The Abandoned is a visceral, vein expanding experience. Acclaimed short film director Nacho Cerdà’s feature length debut possesses qualities either extinct or seldom seen in American horror productions, especially those with studio backing. Elaborate, cold visuals of isolation, decrepitude, murder, and undead doppelgangers. The sound mix, the acting, the production design, the makeup, the effects, the build. All calculated. All near perfect. All defiant and all brutal.
Orphaned right out of the crib, a now 41 year old Marie (Anastasia Hille) returns to her Russian birth site to help cushion growing fears of loneliness and identity disassociation. A meeting with her adoption agent reveals the truth behind her heritage: matricide by the hands of the father in the farm house where she was born. Met with much local resistance, Marie manages to arrive at the farm in the middle of the night. Ditched by her reluctant driver, she explores the dilapidated house on her own. The fear sets in with a quickness as Marie bumps into a long dead, pupil-less copy of her self. Running for her life, she falls into the river and awakens back in the house under the care of a secretive man claiming to be her twin brother, Nicolai.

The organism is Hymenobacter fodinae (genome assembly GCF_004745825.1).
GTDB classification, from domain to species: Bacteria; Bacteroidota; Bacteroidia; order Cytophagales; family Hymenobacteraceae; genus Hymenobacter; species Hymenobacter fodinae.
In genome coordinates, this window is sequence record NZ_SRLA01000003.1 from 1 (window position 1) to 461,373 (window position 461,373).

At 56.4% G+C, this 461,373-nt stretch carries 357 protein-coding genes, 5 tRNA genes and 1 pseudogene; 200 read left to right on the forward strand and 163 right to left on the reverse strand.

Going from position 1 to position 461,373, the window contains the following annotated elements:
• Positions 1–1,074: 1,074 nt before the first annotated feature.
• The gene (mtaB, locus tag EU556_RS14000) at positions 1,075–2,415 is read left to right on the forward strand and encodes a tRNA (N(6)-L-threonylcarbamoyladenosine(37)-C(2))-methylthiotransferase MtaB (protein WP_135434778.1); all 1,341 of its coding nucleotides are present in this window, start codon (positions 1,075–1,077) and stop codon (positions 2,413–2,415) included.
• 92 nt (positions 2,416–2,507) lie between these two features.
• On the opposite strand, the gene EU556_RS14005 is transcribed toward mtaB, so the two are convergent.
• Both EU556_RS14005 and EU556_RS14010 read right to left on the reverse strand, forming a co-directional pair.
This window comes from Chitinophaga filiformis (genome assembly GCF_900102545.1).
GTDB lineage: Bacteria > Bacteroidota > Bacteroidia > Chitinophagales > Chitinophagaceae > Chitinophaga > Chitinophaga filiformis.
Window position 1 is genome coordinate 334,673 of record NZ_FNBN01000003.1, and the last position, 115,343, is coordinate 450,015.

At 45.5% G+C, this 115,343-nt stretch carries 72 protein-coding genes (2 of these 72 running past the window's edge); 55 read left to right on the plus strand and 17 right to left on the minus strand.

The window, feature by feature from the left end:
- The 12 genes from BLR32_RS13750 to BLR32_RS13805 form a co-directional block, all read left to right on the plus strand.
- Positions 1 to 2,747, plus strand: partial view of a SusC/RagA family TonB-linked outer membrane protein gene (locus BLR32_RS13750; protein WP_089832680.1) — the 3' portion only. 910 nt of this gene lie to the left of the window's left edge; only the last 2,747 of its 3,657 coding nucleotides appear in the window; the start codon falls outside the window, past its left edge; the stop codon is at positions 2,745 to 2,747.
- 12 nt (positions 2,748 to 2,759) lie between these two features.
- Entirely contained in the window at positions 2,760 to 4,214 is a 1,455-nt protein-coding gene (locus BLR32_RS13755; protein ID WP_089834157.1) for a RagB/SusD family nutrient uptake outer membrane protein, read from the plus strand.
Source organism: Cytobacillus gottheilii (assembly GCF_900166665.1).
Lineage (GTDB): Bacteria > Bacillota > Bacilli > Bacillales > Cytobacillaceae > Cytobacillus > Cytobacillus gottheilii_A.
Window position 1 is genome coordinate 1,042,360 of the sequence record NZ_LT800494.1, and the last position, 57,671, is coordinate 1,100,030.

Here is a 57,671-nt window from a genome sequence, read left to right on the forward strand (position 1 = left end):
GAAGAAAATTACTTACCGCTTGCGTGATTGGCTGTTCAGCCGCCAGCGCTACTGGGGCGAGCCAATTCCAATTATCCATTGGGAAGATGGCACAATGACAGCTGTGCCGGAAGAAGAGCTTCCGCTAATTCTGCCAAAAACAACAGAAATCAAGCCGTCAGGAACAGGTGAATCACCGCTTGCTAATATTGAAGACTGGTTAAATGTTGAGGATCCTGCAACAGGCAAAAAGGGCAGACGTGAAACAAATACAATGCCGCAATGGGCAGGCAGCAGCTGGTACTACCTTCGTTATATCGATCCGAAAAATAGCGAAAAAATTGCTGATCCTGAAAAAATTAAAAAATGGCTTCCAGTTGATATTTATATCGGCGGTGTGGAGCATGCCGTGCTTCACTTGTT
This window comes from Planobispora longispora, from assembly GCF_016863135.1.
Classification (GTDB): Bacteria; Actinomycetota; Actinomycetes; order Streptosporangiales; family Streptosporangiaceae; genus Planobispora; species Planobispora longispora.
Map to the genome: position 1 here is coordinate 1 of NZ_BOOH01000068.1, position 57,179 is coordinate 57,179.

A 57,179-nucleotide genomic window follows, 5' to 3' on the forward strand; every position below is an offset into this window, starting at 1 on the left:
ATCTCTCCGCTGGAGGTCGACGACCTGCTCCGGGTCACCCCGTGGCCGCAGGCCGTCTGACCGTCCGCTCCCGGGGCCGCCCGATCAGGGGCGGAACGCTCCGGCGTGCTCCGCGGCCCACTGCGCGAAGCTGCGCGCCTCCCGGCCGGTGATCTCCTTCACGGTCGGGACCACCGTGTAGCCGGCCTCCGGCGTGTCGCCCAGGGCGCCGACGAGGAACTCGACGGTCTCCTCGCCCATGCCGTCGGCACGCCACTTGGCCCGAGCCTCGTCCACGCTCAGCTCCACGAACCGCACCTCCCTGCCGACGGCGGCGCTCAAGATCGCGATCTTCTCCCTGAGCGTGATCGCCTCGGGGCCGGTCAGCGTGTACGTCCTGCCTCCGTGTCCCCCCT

And thus the mystery of the house, its doppelgangers and the 41 year dormant trap that brought them there unfolds.
The film features an astounding, deafening sound mix from Glenn Freemantle that becomes a character of its own early on with the seamless bleeding of infant screams into the roar of jet engines. Cerdà micromanages the sound usage expertly and combines it with set and art decoration whose peer list is limited only to Christophe Gans’ Silent Hill and, more importantly, Brad Anderson’s Session 9. It could even be said with confidence that The Abandoned is the first film since Session 9 to forge so many great, inanimate components into a nightmare haunting character all its own.
Anastasia Hille’s acting is some of the best work the genre has had the pleasure of receiving in years. Accompanied with brother Nicolai (Karel Roden), their fear leaps off the screen, making the woeful exploration of the time stripped halls of their inherited death-trap of a house and run ins with their dead selves all the more thrilling. Each revelation as to their past – the most crucial of which is delivered in a fascinating scene with a flashlight and a blood soaked bed – and each row with their dead counterparts stabs with immediacy.
And when the film reaches its chaotic conclusion, it does it with gusto and bravery. It cannot be denied that moments of dialogue or narrative choices could have been tweaked for the better, but any flaws are insignificant compared to the dominating effect of the visual and audible side of things.
The Abandoned is an out and out triumph. Judging by the audience reaction to it, its flavor is a bit more refined than what American audiences are accustomed to, but true genre fans will enter the credits with a refreshing feeling of utmost satisfaction not achieved since Brad Anderson’s aforementioned Session 9. Do not miss this movie when the opportunity comes ’round again.